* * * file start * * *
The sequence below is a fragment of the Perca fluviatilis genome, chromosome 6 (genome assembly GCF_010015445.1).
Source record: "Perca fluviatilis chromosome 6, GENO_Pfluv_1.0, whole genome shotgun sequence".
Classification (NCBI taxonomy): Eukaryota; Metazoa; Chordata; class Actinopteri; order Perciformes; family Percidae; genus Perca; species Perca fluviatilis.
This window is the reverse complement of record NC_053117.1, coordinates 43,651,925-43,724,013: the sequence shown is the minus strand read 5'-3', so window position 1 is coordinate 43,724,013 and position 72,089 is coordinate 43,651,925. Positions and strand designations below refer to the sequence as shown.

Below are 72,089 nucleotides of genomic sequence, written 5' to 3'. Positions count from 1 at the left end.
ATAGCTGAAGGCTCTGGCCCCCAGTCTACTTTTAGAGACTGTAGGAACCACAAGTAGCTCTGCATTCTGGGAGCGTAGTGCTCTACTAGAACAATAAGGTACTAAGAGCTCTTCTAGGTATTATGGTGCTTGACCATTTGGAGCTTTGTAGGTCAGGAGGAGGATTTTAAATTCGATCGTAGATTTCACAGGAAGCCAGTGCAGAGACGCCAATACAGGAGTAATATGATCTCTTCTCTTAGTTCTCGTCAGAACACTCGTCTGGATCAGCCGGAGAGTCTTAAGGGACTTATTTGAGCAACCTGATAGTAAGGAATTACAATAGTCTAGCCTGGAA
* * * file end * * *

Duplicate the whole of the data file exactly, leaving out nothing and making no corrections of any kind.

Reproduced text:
The sequence below is a fragment of the Perca fluviatilis genome, chromosome 6 (genome assembly GCF_010015445.1).
Source record: "Perca fluviatilis chromosome 6, GENO_Pfluv_1.0, whole genome shotgun sequence".
Classification (NCBI taxonomy): Eukaryota; Metazoa; Chordata; class Actinopteri; order Perciformes; family Percidae; genus Perca; species Perca fluviatilis.
This window is the reverse complement of record NC_053117.1, coordinates 43,651,925-43,724,013: the sequence shown is the minus strand read 5'-3', so window position 1 is coordinate 43,724,013 and position 72,089 is coordinate 43,651,925. Positions and strand designations below refer to the sequence as shown.

Below are 72,089 nucleotides of genomic sequence, written 5' to 3'. Positions count from 1 at the left end.
ATAGCTGAAGGCTCTGGCCCCCAGTCTACTTTTAGAGACTGTAGGAACCACAAGTAGCTCTGCATTCTGGGAGCGTAGTGCTCTACTAGAACAATAAGGTACTAAGAGCTCTTCTAGGTATTATGGTGCTTGACCATTTGGAGCTTTGTAGGTCAGGAGGAGGATTTTAAATTCGATCGTAGATTTCACAGGAAGCCAGTGCAGAGACGCCAATACAGGAGTAATATGATCTCTTCTCTTAGTTCTCGTCAGAACACTCGTCTGGATCAGCCGGAGAGTCTTAAGGGACTTATTTGAGCAACCTGATAGTAAGGAATTACAATAGTCTAGCCTGGAA